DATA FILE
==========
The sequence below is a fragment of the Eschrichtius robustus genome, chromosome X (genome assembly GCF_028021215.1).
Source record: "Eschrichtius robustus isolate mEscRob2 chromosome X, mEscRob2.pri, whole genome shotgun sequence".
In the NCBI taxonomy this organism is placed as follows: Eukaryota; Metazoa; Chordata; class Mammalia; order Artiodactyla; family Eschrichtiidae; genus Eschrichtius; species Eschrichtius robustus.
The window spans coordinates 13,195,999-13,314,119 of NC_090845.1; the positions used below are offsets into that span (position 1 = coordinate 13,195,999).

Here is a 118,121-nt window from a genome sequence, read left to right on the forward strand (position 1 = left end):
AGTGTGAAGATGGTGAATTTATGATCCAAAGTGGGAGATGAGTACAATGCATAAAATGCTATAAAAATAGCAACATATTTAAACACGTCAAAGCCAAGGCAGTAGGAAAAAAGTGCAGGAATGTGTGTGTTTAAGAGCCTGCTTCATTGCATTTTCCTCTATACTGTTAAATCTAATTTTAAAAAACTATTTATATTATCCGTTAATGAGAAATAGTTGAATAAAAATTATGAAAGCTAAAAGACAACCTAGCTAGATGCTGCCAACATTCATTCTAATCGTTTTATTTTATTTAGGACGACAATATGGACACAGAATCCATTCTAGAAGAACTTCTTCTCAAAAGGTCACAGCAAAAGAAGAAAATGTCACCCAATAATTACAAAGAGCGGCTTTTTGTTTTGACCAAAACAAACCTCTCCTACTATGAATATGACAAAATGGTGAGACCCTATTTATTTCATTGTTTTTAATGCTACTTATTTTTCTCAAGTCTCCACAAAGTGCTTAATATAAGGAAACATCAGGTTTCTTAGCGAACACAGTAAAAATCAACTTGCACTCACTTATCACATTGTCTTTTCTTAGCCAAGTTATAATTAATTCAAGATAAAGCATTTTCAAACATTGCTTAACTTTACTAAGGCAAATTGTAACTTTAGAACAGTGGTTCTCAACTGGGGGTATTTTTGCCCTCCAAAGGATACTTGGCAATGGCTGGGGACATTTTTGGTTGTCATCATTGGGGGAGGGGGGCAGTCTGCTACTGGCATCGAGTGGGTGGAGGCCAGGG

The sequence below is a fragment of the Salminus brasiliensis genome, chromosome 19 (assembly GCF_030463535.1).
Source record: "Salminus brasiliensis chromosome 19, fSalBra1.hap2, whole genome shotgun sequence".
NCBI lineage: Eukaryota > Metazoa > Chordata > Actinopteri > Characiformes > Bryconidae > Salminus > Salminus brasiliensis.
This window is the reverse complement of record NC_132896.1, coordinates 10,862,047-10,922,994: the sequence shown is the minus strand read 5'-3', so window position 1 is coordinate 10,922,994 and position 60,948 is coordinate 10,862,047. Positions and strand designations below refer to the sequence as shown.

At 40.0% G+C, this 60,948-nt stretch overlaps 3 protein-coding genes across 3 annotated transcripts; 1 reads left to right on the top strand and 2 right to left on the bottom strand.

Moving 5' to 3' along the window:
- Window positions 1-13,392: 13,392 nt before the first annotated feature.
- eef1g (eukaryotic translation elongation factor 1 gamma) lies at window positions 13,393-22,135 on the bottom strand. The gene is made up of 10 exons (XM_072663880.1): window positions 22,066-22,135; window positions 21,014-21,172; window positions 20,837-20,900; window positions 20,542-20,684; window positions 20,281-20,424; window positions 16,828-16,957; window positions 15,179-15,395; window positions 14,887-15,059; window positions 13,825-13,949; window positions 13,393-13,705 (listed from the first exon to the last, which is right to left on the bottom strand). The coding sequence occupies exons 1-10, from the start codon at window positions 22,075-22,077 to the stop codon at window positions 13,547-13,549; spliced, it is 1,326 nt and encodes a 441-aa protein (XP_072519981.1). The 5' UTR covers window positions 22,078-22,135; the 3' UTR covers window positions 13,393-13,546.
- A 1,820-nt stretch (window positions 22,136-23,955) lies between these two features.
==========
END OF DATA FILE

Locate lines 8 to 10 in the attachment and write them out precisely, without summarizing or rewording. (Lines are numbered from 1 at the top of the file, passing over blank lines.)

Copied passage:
Source record: "Salminus brasiliensis chromosome 19, fSalBra1.hap2, whole genome shotgun sequence".
NCBI lineage: Eukaryota > Metazoa > Chordata > Actinopteri > Characiformes > Bryconidae > Salminus > Salminus brasiliensis.
This window is the reverse complement of record NC_132896.1, coordinates 10,862,047-10,922,994: the sequence shown is the minus strand read 5'-3', so window position 1 is coordinate 10,922,994 and position 60,948 is coordinate 10,862,047. Positions and strand designations below refer to the sequence as shown.